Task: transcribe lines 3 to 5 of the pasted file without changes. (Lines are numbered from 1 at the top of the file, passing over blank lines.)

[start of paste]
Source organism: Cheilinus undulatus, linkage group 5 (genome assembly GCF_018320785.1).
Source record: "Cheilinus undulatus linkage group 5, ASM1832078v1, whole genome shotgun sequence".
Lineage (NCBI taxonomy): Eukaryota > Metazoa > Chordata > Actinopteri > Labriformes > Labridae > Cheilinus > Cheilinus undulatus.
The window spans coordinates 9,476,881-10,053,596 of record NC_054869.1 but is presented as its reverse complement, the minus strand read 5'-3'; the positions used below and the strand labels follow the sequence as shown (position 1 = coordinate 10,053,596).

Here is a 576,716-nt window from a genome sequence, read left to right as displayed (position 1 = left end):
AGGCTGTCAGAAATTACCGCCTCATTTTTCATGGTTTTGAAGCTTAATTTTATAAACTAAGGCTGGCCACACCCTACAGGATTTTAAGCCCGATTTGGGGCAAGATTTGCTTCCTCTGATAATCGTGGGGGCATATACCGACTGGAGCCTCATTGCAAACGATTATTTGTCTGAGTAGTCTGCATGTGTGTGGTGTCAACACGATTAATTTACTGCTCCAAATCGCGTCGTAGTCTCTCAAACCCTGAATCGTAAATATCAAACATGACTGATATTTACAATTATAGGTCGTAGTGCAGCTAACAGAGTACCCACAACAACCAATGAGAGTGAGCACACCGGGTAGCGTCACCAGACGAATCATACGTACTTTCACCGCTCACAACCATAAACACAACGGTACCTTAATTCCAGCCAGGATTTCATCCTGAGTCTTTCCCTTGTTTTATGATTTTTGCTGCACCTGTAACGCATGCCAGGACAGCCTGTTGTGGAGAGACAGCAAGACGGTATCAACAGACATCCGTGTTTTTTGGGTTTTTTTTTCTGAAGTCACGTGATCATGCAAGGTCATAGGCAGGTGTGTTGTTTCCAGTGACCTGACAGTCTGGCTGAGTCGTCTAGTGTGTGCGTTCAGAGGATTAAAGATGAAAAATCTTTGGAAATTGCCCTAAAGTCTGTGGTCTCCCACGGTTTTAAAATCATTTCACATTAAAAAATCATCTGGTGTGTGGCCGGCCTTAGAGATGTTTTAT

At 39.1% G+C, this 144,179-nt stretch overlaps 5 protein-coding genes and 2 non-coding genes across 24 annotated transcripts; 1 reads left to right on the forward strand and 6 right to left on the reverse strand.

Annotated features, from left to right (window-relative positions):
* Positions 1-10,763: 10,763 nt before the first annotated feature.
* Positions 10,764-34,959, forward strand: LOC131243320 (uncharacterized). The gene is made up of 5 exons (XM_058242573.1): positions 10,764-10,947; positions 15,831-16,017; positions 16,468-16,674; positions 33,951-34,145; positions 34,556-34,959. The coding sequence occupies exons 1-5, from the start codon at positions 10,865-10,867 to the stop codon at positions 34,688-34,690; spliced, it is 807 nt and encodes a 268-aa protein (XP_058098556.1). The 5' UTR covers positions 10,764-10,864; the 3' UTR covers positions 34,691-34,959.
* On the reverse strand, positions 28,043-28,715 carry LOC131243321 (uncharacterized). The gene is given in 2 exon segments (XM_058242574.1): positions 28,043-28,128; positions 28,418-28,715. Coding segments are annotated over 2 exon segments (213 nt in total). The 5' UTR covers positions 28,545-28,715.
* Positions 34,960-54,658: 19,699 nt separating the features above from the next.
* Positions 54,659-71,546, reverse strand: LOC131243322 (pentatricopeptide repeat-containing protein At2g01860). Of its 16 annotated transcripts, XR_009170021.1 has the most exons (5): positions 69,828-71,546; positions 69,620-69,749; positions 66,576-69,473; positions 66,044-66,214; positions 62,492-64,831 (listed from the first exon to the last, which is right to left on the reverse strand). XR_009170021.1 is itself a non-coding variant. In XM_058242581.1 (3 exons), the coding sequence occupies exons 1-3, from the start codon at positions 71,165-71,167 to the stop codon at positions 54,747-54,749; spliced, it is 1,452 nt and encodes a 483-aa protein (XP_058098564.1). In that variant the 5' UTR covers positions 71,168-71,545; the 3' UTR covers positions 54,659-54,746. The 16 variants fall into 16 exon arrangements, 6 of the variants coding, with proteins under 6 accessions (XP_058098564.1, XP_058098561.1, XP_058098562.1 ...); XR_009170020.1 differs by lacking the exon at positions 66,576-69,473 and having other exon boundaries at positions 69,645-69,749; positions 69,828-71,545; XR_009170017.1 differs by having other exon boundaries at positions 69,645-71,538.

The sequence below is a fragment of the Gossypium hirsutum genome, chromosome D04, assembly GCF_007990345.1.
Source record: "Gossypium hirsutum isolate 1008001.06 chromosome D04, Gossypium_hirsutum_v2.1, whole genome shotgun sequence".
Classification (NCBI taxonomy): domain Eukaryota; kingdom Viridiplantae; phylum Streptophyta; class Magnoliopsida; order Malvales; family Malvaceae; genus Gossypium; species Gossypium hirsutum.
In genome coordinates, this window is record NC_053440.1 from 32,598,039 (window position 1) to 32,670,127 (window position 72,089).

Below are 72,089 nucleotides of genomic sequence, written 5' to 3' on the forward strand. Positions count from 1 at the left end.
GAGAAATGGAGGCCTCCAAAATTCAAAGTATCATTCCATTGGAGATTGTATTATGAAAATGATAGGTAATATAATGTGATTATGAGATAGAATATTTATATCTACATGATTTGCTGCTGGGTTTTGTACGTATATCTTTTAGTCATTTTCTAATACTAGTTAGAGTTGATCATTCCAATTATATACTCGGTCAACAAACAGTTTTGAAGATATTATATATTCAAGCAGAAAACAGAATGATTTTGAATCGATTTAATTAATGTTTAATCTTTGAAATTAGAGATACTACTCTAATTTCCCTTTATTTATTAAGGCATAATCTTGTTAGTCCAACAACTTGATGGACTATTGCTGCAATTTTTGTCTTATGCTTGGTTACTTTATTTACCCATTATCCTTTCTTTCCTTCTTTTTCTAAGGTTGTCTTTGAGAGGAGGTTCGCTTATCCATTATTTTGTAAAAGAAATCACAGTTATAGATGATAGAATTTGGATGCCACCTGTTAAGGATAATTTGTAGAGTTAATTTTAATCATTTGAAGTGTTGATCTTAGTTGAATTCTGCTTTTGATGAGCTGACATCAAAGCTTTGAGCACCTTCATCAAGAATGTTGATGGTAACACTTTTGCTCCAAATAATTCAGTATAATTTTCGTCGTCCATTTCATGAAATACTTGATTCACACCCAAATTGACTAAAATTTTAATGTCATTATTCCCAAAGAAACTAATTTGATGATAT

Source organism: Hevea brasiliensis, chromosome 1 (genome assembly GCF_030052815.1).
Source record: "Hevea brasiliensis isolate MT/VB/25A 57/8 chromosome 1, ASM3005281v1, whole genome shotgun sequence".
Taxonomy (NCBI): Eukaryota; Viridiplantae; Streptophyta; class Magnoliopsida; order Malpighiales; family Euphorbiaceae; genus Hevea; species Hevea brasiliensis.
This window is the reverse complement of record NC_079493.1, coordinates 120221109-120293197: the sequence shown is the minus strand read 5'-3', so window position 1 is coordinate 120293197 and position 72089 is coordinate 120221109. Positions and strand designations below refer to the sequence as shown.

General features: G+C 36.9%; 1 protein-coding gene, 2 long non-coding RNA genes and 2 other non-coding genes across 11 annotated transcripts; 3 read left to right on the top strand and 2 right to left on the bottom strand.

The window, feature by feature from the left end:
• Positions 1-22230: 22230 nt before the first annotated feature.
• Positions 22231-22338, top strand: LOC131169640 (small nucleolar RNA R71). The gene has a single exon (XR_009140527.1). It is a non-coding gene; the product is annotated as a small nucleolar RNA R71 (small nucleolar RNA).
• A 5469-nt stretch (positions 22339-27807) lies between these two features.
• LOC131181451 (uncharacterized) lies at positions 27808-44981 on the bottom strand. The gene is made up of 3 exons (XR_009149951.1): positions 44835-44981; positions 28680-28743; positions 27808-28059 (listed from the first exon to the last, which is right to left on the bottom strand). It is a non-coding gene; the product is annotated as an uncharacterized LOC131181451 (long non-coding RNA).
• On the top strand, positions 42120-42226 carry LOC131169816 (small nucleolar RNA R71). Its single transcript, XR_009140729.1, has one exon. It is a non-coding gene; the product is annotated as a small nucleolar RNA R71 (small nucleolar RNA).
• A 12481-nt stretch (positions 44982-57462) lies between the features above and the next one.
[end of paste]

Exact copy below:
Lineage (NCBI taxonomy): Eukaryota > Metazoa > Chordata > Actinopteri > Labriformes > Labridae > Cheilinus > Cheilinus undulatus.
The window spans coordinates 9,476,881-10,053,596 of record NC_054869.1 but is presented as its reverse complement, the minus strand read 5'-3'; the positions used below and the strand labels follow the sequence as shown (position 1 = coordinate 10,053,596).

Here is a 576,716-nt window from a genome sequence, read left to right as displayed (position 1 = left end):